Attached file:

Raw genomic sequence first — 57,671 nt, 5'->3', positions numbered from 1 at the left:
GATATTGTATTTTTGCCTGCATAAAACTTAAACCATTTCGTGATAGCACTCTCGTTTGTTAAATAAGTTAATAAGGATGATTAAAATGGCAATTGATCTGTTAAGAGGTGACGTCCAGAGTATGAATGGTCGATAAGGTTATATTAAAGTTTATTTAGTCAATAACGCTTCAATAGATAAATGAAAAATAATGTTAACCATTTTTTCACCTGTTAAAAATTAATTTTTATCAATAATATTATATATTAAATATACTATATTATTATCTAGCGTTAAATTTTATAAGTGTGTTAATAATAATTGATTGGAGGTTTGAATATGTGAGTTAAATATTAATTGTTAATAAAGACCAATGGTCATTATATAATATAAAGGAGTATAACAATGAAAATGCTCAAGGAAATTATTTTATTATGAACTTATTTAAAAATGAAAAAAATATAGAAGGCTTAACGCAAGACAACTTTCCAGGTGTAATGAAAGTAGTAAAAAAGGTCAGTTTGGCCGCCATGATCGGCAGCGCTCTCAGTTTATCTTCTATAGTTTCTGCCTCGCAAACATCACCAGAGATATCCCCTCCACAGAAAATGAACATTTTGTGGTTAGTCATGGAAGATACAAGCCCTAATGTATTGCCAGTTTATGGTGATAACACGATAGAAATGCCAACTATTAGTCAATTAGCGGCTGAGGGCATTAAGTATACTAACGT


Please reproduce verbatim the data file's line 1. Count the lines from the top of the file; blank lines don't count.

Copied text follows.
Raw genomic sequence first — 57,671 nt, 5'->3', positions numbered from 1 at the left: